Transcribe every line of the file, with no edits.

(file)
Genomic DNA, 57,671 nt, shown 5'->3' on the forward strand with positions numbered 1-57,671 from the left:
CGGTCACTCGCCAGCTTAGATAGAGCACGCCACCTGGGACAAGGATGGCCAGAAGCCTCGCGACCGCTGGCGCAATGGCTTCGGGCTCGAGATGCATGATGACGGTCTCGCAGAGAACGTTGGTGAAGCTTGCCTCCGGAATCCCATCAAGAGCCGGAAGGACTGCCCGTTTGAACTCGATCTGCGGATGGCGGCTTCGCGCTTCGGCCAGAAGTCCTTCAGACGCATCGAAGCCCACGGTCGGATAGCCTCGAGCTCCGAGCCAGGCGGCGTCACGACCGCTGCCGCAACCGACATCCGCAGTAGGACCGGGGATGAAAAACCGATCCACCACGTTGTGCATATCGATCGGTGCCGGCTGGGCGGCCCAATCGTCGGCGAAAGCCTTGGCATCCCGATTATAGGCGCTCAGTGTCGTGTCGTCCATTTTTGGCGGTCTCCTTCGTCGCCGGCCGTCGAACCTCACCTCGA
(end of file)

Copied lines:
Genomic DNA, 57,671 nt, shown 5'->3' on the forward strand with positions numbered 1-57,671 from the left:
CGGTCACTCGCCAGCTTAGATAGAGCACGCCACCTGGGACAAGGATGGCCAGAAGCCTCGCGACCGCTGGCGCAATGGCTTCGGGCTCGAGATGCATGATGACGGTCTCGCAGAGAACGTTGGTGAAGCTTGCCTCCGGAATCCCATCAAGAGCCGGAAGGACTGCCCGTTTGAACTCGATCTGCGGATGGCGGCTTCGCGCTTCGGCCAGAAGTCCTTCAGACGCATCGAAGCCCACGGTCGGATAGCCTCGAGCTCCGAGCCAGGCGGCGTCACGACCGCTGCCGCAACCGACATCCGCAGTAGGACCGGGGATGAAAAACCGATCCACCACGTTGTGCATATCGATCGGTGCCGGCTGGGCGGCCCAATCGTCGGCGAAAGCCTTGGCATCCCGATTATAGGCGCTCAGTGTCGTGTCGTCCATTTTTGGCGGTCTCCTTCGTCGCCGGCCGTCGAACCTCACCTCGA